Home / Gadgets / Johnny Mnemonic January 17, 2021: Cyber-Dolphin and Cyberpunk

Johnny Mnemonic January 17, 2021: Cyber-Dolphin and Cyberpunk

In the original short story, Jones the dolphin was also a heroin addict. Just FYI.

In the original short story, Jones the dolphin was also a heroin addict. Just FYI.
Screenshot: Alliance Communications

It’s hard to make the cyberpunk genre feel fresh nowadays. Its tried-and-true tenets of a dystopian future overrun by corporations and technology have, after all, been true for a while. Of course, cybernetic implants aren’t de rigeur in the real world so we can’t have secret chainsaws in our hands, but we already have plenty of technology that helps augment human abilities. We can’t stick a wire into our heads to send our consciousness into a computer to hack it, but plenty of people can hack computers from across the globe, no skull input required. When so much of the genre is real, what does cyberpunk have left to offer us?

The answer, of course, is cyber-dolphins.

Ironically, this most unique of cyberpunk concepts is not a cutting-edge idea. It’s fully 40 years old, having first appeared in a short story by Neuromancer author and genre pioneer William Gibson. But the cyber-dolphin truly entered the zeitgeist in 1995 in the story’s film adaptation of the same name: Johnny Mnemonic—which, as it happens, takes place on January 17, 2021. While Keanu Reeves may have starred as the title character, Jones the cyber-dolphin is the film’s most memorable star, as well as its true hero.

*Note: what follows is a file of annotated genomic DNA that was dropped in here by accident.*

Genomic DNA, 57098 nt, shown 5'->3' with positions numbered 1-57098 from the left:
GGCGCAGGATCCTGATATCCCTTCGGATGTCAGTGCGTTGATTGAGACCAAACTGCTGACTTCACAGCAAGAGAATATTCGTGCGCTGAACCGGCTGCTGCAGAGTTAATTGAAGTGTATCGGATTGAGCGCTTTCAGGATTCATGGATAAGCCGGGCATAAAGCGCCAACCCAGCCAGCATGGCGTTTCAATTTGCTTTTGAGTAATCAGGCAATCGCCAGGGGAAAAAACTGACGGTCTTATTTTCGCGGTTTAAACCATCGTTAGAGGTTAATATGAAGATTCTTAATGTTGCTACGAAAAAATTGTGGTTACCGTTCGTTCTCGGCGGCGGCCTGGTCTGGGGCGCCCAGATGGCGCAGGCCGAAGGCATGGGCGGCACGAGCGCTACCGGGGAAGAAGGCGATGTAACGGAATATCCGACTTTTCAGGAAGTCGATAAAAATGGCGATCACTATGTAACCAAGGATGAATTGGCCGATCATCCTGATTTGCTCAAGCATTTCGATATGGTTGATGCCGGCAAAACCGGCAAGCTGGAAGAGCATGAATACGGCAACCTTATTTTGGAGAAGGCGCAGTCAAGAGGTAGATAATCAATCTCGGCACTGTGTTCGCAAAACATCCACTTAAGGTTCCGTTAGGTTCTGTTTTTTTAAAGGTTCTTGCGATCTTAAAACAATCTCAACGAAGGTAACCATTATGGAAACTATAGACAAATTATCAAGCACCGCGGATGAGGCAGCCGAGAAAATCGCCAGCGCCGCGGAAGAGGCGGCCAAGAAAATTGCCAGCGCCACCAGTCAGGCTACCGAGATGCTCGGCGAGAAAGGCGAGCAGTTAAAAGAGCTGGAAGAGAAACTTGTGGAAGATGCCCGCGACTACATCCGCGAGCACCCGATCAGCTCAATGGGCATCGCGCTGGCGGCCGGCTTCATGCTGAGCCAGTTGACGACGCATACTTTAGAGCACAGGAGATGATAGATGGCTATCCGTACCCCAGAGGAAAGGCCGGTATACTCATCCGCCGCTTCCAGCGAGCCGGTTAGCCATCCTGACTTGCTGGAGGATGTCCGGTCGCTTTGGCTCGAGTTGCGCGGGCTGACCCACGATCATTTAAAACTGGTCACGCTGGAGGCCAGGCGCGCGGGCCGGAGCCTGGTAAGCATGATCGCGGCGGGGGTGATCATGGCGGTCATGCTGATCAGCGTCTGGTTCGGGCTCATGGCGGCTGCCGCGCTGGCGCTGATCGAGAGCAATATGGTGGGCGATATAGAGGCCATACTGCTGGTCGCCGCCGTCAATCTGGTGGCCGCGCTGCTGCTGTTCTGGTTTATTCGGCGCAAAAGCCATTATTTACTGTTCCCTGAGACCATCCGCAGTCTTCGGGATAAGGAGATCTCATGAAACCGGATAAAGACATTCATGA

Why has a dolphin been cybernetically enhanced? I’m so glad you asked. Jones was forcibly recruited by the U.S. Navy, who enhanced him with tech that allowed the aquatic mammal to remotely hack the data of enemy submarines, using infrasound scans that can piece the submarines’ hulls. Somehow, he ended up with the LoTeks, a group of revolutionaries/TV pirates fighting against the typical dystopian corporations that invariably run the world in cyberpunk stories. Jones is a hacker and a code breaker linked (perhaps permanently?) to the movie’s wacky interpretation of the internet, which serves the good guys well when Johnny Mnemonic shows up with 320-gig of data locked in his brain’s cybernetic memory drive that needs to be downloaded before it kills him. Here, the movie’s opening crawl explains everything clearly and succinctly!

The data in his head contains the cure for Nerve Attenuation Syndrome, which people contract after spending too much time in the virtual reality of the internet. So it doesn’t go unremarked upon, yes, Johnny Mnemonic is set in a dystopian future, ruled by corporations, where people obsessively spend their time on the internet, facing a global pandemic…in the distant future of 2021. The first two details are gimmes, given that they were cyberpunk tropes long before the Robert Longo-directed movie came out, but the plague is a preternaturally lucky guess. Still, the fact Johnny goddamned Mnemonic is the fiction that most accurately predicted our current reality feels less uncanny to me and more incredibly irritating.

The PharmaKom Corporation—which discovered the cure but has kept it secret to continue profiting from treating the disease—has employed the yakuza to retrieve the data inside Johnny’s head with as much violence as a PG-13 movie allows, which is another reason Johnny needs the dolphin’s help post haste. There’s a lot of strange techno-jargon thrown around, Jones becomes a virtual dolphin for a while, Johnny has to briefly “hack his own brain,” but eventually Jones saves Johnny and broadcasts the cure to every TV (and, presumably, computer) in the world, exposing PharmaKom’s villainy. This is how Jones becomes the mammal that truly saves the day in Johnny Mnemonic, but it’s not what makes him special.